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    Categories Casino & GamingIndustry Insight

Pennsylvania Going All In with Newly Legalized Online Gambling Industry

It’s been nearly nine months since Pennsylvania lawmakers approved an ambitious package of laws designed to expand the state’s gambling industry, but things are finally starting to pick up.

Back in October of 2017, the Pennsylvania Legislature sent House Bill 271 to Governor Tom Wolf’s desk. When Wolf signed the bill into law, he officially legalized online casinos with table games and slots, poker rooms, daily fantasy sports (DFS), sports betting, and lottery in one fell swoop.

Since then, the Pennsylvania Gaming Control Board (PGCB) has been hard at work crafting regulations to oversee the state’s new iGaming industry.

The first segment to launch was online lottery, which is known as the iLottery on the Pennsylvania Lottery website. Sales of iLottery games began on June 4, and within the abbreviated month, it quickly became clear that this new vertical was a hit among players.

Per a statement issued by According to Jeffrey A. Johnson – who works as communications director for the Pennsylvania Department of Revenue – the state’s newly launched iLottery attracted more than 45,000 unique players. That group spent upwards of $21.6 million to play, and while $18.7 million was paid back as prizes, the state’s coffers swelled by nearly $3 million in immediate revenue.

Extrapolating that performance throughout the rest of 2018, Pennsylvania should be on pace to bring in close to $25 million through iLottery sales alone.

In an interview with the Times Leader newspaper conducted shortly after the June revenue figures were released, Pennsylvania Lottery executive director Drew Svitko celebrated the introduction of online play:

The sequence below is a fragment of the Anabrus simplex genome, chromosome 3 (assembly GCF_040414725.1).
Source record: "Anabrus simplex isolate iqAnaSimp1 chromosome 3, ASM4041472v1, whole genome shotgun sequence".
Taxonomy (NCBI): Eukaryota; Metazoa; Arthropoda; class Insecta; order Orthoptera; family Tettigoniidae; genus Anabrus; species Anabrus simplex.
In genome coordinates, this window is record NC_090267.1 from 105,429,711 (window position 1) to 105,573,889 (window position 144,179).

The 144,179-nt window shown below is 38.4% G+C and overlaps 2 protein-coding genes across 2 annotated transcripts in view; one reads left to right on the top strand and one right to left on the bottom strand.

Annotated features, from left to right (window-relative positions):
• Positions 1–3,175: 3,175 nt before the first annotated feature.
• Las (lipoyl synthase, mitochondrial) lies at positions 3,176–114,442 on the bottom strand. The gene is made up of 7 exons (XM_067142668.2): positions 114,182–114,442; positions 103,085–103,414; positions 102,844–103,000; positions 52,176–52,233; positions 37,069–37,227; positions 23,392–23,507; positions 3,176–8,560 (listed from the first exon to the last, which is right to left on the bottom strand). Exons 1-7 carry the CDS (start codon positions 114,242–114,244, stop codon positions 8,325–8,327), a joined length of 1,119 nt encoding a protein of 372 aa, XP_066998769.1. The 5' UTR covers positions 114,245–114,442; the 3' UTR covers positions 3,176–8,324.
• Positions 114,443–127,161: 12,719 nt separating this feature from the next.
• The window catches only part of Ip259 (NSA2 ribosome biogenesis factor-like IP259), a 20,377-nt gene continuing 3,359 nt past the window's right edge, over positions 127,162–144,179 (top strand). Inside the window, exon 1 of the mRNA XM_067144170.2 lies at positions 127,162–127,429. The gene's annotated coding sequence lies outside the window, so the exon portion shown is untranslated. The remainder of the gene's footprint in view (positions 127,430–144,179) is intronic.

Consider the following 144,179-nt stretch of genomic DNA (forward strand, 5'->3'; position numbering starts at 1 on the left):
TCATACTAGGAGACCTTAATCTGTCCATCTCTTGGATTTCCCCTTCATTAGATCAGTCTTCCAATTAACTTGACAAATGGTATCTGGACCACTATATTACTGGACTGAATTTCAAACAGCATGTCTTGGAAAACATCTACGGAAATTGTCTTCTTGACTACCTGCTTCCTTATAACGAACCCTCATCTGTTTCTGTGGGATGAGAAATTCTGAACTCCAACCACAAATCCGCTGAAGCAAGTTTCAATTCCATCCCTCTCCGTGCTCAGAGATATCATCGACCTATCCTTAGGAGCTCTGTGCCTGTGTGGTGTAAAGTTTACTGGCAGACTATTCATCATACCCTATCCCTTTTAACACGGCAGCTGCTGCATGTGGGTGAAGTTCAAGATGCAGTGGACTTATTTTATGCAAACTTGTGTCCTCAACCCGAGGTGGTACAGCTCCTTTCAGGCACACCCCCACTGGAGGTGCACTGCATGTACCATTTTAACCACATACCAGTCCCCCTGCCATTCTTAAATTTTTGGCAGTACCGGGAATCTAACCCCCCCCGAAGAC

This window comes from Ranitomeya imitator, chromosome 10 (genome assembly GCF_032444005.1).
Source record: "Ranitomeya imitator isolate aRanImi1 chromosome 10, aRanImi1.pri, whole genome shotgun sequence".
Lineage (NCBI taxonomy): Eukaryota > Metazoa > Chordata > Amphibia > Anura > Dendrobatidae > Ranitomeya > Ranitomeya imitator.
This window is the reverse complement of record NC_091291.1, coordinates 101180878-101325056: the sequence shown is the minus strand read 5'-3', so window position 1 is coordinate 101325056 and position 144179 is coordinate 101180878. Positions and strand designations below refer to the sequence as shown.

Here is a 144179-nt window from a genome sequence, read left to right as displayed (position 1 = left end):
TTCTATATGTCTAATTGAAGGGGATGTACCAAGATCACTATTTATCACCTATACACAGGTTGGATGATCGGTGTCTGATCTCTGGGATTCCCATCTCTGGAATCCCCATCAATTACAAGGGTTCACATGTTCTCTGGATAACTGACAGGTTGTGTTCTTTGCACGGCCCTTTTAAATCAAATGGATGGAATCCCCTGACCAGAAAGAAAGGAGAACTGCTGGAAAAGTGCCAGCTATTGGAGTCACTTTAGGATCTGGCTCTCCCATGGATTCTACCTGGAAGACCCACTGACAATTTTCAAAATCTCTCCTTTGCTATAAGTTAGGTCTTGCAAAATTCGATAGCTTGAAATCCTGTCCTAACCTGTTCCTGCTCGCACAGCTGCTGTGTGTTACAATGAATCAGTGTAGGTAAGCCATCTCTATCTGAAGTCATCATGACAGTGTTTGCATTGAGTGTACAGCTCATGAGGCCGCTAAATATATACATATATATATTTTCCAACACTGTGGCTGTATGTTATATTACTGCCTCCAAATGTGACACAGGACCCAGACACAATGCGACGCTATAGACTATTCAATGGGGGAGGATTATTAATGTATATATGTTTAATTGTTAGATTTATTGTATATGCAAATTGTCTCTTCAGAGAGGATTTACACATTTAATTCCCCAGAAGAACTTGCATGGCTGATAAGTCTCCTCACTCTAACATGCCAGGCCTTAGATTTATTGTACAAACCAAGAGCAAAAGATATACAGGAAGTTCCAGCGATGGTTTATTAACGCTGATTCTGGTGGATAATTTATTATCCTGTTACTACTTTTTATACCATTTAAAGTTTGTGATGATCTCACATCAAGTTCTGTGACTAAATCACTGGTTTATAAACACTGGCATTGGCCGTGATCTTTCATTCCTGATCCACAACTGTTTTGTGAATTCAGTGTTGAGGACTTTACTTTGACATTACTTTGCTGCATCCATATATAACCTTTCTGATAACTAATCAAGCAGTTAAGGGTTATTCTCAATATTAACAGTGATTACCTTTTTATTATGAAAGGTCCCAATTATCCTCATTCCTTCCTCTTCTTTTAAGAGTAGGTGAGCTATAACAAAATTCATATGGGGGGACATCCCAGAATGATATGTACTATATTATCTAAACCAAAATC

“PA iLottery games are a fun, new way to play and win from home or while on the go.

iLottery is a big part of our effort to meet our players where they already are, while generating new funds to benefit older Pennsylvanians.”

While traditional draw lotto games like the PowerBall and Mega Millions aren’t available online, Pennsylvania offers the following iLotto games: Big Money SLINGO®, Bigfoot, Cash Buster Towers, Cash in the Lamp, Crossword Cash, Foxin’ Wins, Monster Wins, Robin Hood, Super Cash Buster, Super Gems, and Volcano Eruption.

These titles are more akin to scratchers or slots than draw lottery games, providing an immediate result as soon as the player places a wager. Those wagers can be priced as low as one penny, but most games use a quarter or dollar minimum bet.

Using the ticket sales and revenue data from above, it would appear that Pennsylvania’s iLottery games pay out at an 87 percent return to player (RTP) rate.

The software behind each of the games listed above is provided by Scientific Games, a company known for powering online casinos and sportsbooks worldwide. The company already had a deal to service the Pennsylvania Lottery’s backend, but that was expanded in June to include iLottery games as well.

When the expansion was struck, Pat McHugh – senior vice president of global lottery systems for Scientific Games -released the following statement: